Born and raised close to the shores of Lake Ontario, Stephen Cull led an active life until a tobogganing accident in 1991. After 38 days in intensive care and 11 months in rehab, Stephen was confined to a wheelchair. Aware of how fortunate he was to have survived, he was immensely grateful to those who had brought him through his ordeal.
In the summers that followed he would often sit by the side of the lake watching the hustle and bustle of life on and around the water. He remembered the exhilaration of sailing and reflected on the absence of wheelchair users on boats. He wondered if it would ever change. Then he got to thinking, "Why not? Why couldn't people with disabilities experience the pleasures of boating?" It was the glimmer of an idea that would finally crystallize a year later.
In 2001 Stephen was staying with friends at a cottage in Muskoka which was equipped with a pontoon boat and a specially constructed dock both of which were wheelchair accessible. Stephen had invited his 85 year old Aunt Peggy along and initially she had declined. Having sailed most of her life, she knew that you had to 'climb' into a boat and felt she was no longer able to do that comfortably. When Stephen mentioned that he would be “rolling onto the boat” in his wheelchair her eyes lit up. "Count me in!" she said. As the four unlikely shipmates cruised on the lake, the look of pleasure on his aunt's face got Stephen thinking about what it would take to provide the same opportunity for others.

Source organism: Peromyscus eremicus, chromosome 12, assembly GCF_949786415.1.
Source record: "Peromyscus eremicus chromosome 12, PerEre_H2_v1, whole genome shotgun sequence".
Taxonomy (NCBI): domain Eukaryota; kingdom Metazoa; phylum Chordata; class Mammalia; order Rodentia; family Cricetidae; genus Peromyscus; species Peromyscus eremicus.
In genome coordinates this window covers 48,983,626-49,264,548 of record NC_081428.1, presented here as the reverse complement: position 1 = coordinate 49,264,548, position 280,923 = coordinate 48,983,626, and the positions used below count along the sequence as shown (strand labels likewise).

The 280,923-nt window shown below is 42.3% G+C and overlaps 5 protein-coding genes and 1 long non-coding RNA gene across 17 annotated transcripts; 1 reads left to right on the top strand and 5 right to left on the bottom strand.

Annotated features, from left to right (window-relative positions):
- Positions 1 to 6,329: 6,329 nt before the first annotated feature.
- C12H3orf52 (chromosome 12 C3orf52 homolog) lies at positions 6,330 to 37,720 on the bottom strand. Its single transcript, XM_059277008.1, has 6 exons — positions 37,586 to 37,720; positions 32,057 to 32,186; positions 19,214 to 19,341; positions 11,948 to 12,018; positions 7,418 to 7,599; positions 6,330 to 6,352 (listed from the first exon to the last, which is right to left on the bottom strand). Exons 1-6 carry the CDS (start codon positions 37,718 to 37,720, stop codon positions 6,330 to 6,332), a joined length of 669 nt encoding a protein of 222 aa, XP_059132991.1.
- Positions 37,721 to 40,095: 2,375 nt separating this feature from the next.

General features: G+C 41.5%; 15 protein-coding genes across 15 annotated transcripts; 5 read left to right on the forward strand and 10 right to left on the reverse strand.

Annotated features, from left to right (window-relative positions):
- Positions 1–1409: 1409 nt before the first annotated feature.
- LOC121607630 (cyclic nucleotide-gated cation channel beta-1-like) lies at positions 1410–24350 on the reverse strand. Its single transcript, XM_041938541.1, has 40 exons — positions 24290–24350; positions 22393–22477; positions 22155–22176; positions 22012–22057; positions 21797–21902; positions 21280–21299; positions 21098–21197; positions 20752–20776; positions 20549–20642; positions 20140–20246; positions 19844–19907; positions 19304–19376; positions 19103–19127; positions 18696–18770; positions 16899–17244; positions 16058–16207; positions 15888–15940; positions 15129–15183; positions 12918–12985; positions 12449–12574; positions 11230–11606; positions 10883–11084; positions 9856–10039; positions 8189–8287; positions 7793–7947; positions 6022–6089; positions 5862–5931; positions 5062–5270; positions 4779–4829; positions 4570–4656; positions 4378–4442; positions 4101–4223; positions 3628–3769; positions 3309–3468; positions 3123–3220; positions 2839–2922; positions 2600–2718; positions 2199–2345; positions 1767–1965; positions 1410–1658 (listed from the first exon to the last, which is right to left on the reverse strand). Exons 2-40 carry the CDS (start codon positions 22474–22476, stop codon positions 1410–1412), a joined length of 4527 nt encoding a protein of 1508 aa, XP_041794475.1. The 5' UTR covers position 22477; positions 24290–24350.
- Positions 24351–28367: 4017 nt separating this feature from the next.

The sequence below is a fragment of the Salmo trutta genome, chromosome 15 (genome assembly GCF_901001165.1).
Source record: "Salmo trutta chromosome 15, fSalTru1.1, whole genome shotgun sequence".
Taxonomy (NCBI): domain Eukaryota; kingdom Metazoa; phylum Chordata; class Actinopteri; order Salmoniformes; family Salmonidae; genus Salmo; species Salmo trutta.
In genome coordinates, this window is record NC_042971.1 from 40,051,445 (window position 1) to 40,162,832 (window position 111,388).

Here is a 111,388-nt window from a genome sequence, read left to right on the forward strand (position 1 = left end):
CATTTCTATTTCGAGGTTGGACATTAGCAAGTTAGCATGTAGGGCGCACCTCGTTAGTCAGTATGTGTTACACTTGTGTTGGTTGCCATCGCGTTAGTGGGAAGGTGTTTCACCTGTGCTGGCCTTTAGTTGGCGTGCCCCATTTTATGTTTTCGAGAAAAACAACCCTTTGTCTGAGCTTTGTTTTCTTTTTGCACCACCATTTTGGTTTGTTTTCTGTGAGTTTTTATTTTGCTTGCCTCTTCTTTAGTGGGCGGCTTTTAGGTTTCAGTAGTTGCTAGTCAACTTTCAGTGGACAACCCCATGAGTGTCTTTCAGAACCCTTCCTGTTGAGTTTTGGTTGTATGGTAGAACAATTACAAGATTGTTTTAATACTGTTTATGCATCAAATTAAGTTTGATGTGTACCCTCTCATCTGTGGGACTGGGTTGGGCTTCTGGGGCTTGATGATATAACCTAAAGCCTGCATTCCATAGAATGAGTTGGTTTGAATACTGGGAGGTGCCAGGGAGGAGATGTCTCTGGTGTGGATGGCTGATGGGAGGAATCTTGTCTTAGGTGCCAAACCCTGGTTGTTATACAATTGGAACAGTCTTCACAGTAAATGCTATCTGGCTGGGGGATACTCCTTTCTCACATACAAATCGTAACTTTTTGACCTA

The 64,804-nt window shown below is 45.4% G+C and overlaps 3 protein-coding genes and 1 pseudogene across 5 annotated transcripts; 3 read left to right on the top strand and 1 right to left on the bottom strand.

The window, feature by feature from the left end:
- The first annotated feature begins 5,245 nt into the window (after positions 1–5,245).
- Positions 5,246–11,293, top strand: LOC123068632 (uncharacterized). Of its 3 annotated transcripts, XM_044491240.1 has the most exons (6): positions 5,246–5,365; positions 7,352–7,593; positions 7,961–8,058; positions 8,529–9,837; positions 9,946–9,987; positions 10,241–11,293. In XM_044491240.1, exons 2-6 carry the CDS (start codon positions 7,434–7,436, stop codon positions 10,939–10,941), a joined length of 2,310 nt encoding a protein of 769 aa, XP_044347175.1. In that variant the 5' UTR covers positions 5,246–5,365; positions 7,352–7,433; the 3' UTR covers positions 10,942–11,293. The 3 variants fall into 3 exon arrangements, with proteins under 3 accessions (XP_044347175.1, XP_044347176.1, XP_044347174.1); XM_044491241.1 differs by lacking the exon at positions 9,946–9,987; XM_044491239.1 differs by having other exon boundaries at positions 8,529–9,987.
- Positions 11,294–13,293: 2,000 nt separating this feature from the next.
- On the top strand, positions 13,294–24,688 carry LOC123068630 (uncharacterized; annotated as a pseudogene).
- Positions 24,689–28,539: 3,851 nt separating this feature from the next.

He knew that access to the harbour and the dock were key factors. So too was the location. It should be within easy traveling distance for as many people as possible. Then there was the boat itself. It would have to be barrier-free and fully equipped to handle the needs of people with disabilities without them having to go beyond their comfort zone. Everyone should be free to enjoy the experience in safety and with dignity.